The Towers
(Elegy for a friggin’ building....):

There were once two tall towers.

They were not a metaphor for anything else, once:
not ‘America,’ not ‘wealth,’ not ‘disaster,’ not ‘war’.

They were never on a bumper sticker.

But they were tall, so tall—so unimaginably tall—that tourists,
maps in hand, would stop underneath them
and ask you “where are the towers?”
(you would simply point up– and up– and watch their faces....)

And when you were on top of them, on the roof in the wind,
on top of the world, you would have no fear of heights
because the streets below simply didn’t look real.

Two tall towers, once full of people.

They were pretty towers in a shiny, sparkling way:
gothic arches of shiny metal
tapering to straight parallel lines
that pretended to meet impossibly high above.

The sunlight changed the towers constantly, sometimes to mellow colors,
sometimes to fierce reds and orange, and in the sunset they’d turn golden.

Two silver firs once stood on a ridge, landmarks that could be seen for miles.

For fifty miles; for thirty years, they were always there. Two young towers. Always there;
and now, burned and collapsed— gone.

And more than 3,000 people dead.

And the greeting on the street has changed from “howya doin?” to “who didja lose?”

And her song of sorrow never ends.

No more taking the PATH from Newark or Jersey City, no more big dinosaur screech
as the train curved into the Trade Center...
no more niagara human waterfall descending the huge banks of escalators.

And more than 3,000 people dead.

No more mall to wait in, to shop in:
Duane Reade, Tourneau, Lecter’s, Sbarros, newstands, funky shops.
No more observatory, no more roof to stand on—above the cares of the world—,
no more walk to the subways—all those mosaic eyes tiled into the walls,
and the new mosaic of the world at Park Place.

And her song of sorrow never ends.

And the Wintergarden—how could anyone save the palm trees when the glass
fell shattered and the debris and dust and grime and grim chill of fall
flowed in from the Hudson?

No more Orchid show.

And where is the Riverwalk? Are Whitman’s words still wrought into that railing?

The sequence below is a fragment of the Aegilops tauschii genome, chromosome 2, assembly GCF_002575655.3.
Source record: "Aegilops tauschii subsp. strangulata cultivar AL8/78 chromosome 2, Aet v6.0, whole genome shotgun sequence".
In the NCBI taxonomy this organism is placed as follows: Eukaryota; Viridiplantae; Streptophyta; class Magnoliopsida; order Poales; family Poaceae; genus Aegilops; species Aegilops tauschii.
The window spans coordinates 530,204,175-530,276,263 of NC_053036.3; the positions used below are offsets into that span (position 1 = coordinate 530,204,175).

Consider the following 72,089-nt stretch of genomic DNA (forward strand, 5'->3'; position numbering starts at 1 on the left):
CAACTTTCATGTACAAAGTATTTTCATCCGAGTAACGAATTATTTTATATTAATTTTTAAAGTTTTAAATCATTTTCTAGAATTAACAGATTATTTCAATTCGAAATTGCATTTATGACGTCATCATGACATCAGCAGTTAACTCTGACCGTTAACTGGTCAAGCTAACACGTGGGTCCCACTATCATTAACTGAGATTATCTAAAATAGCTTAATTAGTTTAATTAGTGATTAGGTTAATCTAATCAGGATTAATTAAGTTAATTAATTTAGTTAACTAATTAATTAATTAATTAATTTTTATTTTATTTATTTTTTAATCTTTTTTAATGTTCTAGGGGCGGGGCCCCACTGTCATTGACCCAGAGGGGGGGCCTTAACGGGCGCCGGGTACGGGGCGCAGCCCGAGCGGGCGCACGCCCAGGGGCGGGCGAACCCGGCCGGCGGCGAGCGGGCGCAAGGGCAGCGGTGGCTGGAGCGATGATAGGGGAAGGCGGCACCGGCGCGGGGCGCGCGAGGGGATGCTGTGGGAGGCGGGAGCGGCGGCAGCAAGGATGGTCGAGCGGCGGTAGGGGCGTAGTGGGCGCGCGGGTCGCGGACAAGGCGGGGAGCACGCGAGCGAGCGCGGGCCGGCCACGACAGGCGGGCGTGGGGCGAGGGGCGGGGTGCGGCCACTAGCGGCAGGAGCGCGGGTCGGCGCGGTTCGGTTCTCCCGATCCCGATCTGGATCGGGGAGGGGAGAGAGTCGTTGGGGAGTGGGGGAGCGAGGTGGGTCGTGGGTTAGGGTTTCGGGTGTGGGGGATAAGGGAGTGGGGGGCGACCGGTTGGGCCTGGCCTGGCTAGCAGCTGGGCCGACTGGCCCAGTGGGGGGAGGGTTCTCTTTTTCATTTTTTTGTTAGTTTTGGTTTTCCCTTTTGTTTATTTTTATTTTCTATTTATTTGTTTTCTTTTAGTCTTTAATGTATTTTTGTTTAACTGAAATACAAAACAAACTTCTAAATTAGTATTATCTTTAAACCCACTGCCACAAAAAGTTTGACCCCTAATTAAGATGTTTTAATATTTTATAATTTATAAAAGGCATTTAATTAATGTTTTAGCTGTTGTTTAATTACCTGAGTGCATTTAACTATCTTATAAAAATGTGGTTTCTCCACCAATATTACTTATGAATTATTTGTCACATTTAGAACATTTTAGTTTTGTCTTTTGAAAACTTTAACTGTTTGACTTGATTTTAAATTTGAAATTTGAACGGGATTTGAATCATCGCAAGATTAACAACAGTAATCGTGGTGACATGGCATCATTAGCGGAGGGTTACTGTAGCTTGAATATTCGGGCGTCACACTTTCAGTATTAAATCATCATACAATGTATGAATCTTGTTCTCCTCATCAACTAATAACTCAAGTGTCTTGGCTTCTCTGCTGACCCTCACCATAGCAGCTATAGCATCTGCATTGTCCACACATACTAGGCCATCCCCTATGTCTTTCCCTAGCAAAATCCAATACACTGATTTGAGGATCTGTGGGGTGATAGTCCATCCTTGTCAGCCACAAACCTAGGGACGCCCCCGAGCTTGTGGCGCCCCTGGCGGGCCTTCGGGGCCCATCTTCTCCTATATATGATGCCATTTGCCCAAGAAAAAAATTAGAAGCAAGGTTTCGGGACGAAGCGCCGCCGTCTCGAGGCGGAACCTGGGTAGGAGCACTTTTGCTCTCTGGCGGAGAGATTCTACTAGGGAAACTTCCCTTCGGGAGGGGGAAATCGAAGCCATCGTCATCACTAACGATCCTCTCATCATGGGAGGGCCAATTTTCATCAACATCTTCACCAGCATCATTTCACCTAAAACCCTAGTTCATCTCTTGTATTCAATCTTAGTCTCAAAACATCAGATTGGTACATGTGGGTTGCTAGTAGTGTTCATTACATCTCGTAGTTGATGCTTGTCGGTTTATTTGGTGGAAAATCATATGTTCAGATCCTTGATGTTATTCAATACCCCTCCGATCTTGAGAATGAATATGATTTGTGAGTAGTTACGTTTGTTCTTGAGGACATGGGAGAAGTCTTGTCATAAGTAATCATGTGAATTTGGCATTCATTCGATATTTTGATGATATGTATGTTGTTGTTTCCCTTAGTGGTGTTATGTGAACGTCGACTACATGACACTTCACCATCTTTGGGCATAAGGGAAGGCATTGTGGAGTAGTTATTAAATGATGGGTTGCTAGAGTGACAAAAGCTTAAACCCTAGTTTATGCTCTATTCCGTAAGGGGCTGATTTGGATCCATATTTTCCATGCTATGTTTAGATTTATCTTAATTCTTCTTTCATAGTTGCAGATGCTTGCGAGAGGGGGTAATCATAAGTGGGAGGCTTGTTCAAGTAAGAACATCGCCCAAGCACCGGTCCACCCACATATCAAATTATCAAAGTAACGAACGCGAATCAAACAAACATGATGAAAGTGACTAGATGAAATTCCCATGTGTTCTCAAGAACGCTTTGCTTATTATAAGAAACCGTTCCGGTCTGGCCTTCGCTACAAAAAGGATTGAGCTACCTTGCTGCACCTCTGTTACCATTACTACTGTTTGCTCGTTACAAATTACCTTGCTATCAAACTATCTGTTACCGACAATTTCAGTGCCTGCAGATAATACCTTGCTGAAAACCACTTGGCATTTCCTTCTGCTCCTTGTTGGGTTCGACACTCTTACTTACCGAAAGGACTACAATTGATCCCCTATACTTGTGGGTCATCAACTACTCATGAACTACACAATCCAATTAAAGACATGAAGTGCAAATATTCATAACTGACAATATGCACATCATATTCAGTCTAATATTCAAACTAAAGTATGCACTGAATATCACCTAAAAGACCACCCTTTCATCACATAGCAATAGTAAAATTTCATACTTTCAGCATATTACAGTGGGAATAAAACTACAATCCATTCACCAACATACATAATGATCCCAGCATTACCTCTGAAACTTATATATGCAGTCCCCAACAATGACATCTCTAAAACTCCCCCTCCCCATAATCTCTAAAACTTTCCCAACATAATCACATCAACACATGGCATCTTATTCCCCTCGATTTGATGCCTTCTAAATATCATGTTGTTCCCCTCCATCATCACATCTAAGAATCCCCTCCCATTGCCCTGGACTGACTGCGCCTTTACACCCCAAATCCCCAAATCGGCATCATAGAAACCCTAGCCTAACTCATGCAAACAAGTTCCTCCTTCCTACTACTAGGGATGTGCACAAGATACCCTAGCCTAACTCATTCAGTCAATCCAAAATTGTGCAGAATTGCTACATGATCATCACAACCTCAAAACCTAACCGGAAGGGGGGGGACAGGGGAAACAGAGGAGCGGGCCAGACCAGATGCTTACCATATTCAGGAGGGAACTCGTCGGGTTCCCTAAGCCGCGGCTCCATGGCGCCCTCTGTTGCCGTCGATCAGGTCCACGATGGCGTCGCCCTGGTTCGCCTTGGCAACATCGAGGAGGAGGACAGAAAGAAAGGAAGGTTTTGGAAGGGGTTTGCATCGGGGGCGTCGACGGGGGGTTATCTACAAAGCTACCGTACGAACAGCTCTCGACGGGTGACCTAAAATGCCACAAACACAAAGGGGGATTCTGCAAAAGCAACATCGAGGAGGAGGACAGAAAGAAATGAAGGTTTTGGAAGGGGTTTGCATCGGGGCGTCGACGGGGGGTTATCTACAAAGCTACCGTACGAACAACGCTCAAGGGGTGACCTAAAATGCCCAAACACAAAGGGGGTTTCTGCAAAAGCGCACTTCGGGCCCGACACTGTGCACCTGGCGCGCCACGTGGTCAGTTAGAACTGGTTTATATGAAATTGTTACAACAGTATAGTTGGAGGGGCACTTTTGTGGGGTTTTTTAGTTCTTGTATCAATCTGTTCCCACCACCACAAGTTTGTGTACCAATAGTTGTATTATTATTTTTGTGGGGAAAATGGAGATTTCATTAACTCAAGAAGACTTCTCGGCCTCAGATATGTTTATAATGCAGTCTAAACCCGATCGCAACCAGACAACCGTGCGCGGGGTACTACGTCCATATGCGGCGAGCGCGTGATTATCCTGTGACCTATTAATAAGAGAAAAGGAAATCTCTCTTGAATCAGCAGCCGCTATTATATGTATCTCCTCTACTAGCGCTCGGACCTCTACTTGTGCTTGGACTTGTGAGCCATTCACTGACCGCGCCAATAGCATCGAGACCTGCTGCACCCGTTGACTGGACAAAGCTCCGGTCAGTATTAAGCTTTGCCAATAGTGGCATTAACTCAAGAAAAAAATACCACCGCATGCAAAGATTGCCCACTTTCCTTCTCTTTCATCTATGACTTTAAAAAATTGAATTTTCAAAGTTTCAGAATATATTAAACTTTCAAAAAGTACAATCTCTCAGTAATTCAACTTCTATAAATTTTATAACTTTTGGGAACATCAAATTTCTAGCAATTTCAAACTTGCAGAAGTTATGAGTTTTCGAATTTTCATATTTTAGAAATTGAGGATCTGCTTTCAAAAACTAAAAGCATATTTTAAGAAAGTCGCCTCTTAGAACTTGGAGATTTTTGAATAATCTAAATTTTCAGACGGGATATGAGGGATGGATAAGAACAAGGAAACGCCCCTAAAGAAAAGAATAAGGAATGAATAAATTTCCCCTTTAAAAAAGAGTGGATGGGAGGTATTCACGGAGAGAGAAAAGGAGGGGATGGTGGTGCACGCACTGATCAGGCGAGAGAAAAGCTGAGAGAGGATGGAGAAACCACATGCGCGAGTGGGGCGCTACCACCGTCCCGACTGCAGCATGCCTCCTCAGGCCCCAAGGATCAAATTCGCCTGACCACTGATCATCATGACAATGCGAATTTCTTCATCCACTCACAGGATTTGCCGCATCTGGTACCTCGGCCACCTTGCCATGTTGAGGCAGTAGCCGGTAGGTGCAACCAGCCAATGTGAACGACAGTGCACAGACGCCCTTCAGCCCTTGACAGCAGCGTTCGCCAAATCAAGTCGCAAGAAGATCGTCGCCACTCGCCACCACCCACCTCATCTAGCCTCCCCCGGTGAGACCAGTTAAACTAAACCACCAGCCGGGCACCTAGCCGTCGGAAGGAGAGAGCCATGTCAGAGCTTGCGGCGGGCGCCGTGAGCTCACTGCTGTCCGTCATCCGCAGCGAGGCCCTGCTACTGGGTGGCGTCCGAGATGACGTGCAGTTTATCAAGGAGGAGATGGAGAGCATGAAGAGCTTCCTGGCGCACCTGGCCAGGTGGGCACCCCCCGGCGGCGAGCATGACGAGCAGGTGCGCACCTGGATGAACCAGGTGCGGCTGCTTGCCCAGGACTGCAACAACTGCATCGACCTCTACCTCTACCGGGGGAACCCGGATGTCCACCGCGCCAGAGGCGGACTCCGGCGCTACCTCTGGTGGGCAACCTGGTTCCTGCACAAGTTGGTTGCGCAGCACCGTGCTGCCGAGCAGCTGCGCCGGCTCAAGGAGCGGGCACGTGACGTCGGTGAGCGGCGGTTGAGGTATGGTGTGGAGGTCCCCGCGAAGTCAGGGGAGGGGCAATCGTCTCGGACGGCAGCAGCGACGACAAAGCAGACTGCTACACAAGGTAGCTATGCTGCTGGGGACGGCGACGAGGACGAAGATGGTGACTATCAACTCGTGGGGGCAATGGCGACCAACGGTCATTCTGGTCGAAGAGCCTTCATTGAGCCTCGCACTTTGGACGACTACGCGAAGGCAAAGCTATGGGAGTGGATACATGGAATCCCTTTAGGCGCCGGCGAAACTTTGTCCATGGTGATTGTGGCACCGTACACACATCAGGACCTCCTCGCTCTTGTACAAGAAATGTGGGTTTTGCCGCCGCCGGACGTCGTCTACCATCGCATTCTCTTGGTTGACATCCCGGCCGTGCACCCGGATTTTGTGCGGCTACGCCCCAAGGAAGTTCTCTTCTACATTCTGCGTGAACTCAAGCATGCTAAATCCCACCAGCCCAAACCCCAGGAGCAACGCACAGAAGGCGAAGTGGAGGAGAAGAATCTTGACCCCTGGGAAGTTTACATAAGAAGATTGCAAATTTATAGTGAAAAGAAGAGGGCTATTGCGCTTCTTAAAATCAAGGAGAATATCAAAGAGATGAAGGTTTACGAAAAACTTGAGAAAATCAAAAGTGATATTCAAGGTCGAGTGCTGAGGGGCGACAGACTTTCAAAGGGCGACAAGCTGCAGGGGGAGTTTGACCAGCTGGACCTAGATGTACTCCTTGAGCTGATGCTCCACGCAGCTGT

And more than 3,000 people dead.

And the Calder sculpture on the bridge? Did it gallop across to safety?
And the big green Miro? Did it slither away?

The globe and fountain in Tobin plaza– place of Mama Donna’s pagan rituals:
(360 or so office workers balancing eggs on the equinox;
songs and solstice watching;
hundreds of people chanting and drumming for peace).

And her song of sorrow never ends.

Norma’s souvenirs from the bombing, in 1993:
a bum knee from falling down pitch-black and smoky stairs
and a mug that says “Welcome Back to the World Trade Center.”

Norma and Diane on the 64th floor, in 1993, wondering:
how far would this tower fall if it were to fall...?
across the Hudson? to the Seaport? all the way to Brooklyn?

And more than 3,000 people dead.

You could see the towers from Joanne’s on Raritan Bay,
from Rts. 40 & 24 near Pattie and Erica’s in Morristown...
and you could smell the smoke in New Brunswick...

Did I need to see these trees chopped down to measure them? to find out what they’re worth?

And her song of sorrow never ends.

Landmarks of emptiness now, conspicuous in their absence;
you can see the buildings that were hidden behind them.
At night now, they are just a cloud of light:
the light from recovery and rescue crews
toiling endlessly.

The towers are like the Buddhas of Bamiyan,
whose absence speaks of more things than the eloquent statues ever could.

And more than 3,000 people dead.

And if a bell were to toll—
every twenty seconds, three times a minute, one-hundred-eighty times an hour—
after sixteen hours
it would still be tolling—

or would it break in half before it completed its solemn count?
or would the bellringer collapse into madness?

Her song of sorrow never ends.

More than 3,000 people dead.

What bird hatched from that black hole?
What fledgling first flew from that nest of twisted smoking steel?
What huge wings, working the upper air, could cast such huge shadows at our feet?

Her wings are the stinking smoke that blocks the sun, that cancels the stars,
that smell of burning wire and dust and melted plastic and steel,
that smell of more than 3,000 people dead.

Her song of sorrow never ends.

Edwin Chapman, 10-2-01